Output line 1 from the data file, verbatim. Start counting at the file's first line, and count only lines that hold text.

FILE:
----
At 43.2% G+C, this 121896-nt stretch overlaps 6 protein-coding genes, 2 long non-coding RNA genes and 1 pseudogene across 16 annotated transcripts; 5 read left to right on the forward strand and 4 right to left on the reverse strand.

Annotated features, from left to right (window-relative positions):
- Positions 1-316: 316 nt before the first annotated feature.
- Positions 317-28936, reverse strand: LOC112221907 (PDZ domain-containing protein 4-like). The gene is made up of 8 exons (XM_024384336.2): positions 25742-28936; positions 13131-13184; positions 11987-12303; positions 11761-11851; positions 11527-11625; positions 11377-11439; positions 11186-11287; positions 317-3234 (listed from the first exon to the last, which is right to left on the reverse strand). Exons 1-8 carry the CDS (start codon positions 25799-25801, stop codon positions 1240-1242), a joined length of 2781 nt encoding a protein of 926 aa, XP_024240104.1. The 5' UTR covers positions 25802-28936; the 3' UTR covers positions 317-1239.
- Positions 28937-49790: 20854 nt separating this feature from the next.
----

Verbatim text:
At 43.2% G+C, this 121896-nt stretch overlaps 6 protein-coding genes, 2 long non-coding RNA genes and 1 pseudogene across 16 annotated transcripts; 5 read left to right on the forward strand and 4 right to left on the reverse strand.